The small city of Uummannaq sits perched precariously at the foot of a massive mountain. Like the rest of the area, here the mountain reaches vertically out of the icy depths, punching 1170m into the clear blue sky. Uummannaq mountain (translated from Greenlandic as “heart shaped”) is a true Greenlandic icon, and is a mecca for climbers who visit from all over the world. The city itself occupies a small area of flatter ground at the foot of the mountain, founded by Danish colonists in 1763 – some of the original buildings from this era can still be visited in the harbour-front area. More recently, Uummannaq has become famous in Scandinavia as the home of Santa Claus – the small turf house belonging to the festive hero himself can be reached via a pleasant (if challenging) 2-3h hike out of town. 

As for many towns in Greenland however, the Inuit history of the area reaches back much further. At some point around the year 1600, a group of Inuit women and children died in the area (possibly in a boating accident). They were lovingly laid to rest in a rocky cairn under a cliff on the mainland overlooking Uummannaq at a site called Qilakitsoq, protected from the rain and snow, but exposed to the dry Arctic wind which mummified their bodies. They were rediscovered in 1972 by two brothers from Uummannaq (possibly on the advice of elders in Uummannaq, who had preserved rumours of the site for centuries). The mummies were taken to Denmark for analysis before being returned to Greenland, where today they rest in the National Museum in Nuuk. The small museum in Uummannaq did not have the facilities to house such an important find, but several artefacts such as clothing from the archaeological site (as well as a plethora of finds from before, during and after the Qilakitsoq period) are displayed, along with a cabinet of curiosities from the city’s brief mining boom.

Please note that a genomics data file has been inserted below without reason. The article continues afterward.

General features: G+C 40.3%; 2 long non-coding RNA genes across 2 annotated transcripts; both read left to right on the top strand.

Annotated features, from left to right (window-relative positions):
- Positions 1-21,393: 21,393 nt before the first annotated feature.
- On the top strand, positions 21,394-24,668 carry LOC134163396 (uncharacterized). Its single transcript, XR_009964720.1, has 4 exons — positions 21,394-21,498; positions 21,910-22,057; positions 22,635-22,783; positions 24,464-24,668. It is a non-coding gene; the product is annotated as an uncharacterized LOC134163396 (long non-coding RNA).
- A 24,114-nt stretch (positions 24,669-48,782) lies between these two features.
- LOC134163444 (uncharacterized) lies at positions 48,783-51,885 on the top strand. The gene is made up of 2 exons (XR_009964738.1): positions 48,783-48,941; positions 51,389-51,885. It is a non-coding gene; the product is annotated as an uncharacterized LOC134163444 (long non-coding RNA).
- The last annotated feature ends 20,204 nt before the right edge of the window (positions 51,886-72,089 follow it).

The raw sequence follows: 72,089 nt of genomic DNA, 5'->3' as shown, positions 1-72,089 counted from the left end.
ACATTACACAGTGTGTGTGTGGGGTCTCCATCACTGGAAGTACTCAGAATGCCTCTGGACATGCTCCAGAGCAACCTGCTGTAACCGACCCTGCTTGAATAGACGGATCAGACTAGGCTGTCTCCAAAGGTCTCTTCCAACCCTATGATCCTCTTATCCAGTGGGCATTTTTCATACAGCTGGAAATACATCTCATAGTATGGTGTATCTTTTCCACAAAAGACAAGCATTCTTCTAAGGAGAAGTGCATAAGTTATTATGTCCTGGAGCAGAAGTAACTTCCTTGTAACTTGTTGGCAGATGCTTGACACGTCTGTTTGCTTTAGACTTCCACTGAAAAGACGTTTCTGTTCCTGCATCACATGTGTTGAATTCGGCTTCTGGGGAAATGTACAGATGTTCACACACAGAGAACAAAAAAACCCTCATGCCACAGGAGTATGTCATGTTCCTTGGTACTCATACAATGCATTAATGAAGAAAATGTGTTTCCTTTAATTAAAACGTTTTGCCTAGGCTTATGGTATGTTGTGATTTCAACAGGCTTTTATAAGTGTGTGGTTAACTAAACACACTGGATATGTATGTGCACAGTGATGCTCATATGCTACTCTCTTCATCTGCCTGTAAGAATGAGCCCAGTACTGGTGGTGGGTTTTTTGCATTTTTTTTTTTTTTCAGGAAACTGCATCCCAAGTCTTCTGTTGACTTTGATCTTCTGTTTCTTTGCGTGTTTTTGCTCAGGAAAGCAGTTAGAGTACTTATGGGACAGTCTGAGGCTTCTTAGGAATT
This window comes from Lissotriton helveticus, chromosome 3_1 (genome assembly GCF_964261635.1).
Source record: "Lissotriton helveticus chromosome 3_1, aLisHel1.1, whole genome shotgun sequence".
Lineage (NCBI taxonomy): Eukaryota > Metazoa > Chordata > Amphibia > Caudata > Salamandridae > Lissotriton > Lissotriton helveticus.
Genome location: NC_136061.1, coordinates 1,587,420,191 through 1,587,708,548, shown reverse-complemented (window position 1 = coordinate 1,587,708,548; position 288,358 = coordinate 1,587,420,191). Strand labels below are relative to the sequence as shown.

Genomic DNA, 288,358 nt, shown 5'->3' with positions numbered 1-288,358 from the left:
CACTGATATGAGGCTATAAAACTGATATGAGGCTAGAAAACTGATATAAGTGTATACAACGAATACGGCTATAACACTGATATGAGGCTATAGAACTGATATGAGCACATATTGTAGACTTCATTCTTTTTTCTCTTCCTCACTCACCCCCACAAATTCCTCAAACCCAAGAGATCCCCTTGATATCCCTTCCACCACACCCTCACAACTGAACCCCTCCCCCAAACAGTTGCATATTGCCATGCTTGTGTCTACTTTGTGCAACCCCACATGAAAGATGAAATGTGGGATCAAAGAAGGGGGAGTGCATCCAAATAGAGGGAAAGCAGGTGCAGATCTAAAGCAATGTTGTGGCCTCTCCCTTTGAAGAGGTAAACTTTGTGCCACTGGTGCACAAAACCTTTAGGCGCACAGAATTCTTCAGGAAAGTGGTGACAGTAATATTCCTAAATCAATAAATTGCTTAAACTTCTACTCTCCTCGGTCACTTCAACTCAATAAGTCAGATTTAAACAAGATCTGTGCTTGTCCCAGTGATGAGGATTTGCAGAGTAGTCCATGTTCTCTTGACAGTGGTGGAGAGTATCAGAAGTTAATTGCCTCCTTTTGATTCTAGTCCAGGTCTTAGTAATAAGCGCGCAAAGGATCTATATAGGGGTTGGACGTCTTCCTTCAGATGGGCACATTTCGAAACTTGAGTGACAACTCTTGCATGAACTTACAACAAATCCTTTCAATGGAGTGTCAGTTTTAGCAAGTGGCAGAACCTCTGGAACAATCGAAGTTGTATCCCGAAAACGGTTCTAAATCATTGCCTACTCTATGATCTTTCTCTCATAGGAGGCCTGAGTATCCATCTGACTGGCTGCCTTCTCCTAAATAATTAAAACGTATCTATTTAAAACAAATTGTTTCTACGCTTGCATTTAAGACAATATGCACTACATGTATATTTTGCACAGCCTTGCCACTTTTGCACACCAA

Uummannaq itself is a lively little town. Expect to see enterprising locals selling handicrafts in the grassy town square, while others sell their catch in the local fish market - always a fascinating sight. Watch fishermen bait their long lines as they head out in search of halibut, or load up with provisions for hunting trips deep into the vast fjordlands outside town.  

Ensure you are on Ocean Albatros’ outer decks during our sail-out from Uummannaq – the deep clear blue iceberg-studded waters of the fjord and the dramatic vertical mountains around the city offer some of the best views in Greenland. With a calm microclimate and round-the-clock summer sunshine, not for nothing is this staggeringly beautiful area nicknamed the Greenlandic Riviera!


From Uummannaq, we return to the heart of Disko Bay, setting sail towards Eqip Sermia. 

Eqip Sermia (a typically descriptive Greenlandic name meaning 'the Glacier at the End of the Fjord') is a relatively small glacier compared to many in Greenland, although it is still a truly vast river of ice, flowing directly from the Greenland Ice Sheet. It is also one of the most active, and ice tumbles off the vast glacier-front almost constantly. Watching the vast cataracts of ice fall into the ocean is a sight which has to be seen to be believed - and the comfortable viewing decks of Ocean Albatros offer the best possible platform to do so... Perhaps with a specially crafted cocktail in hand!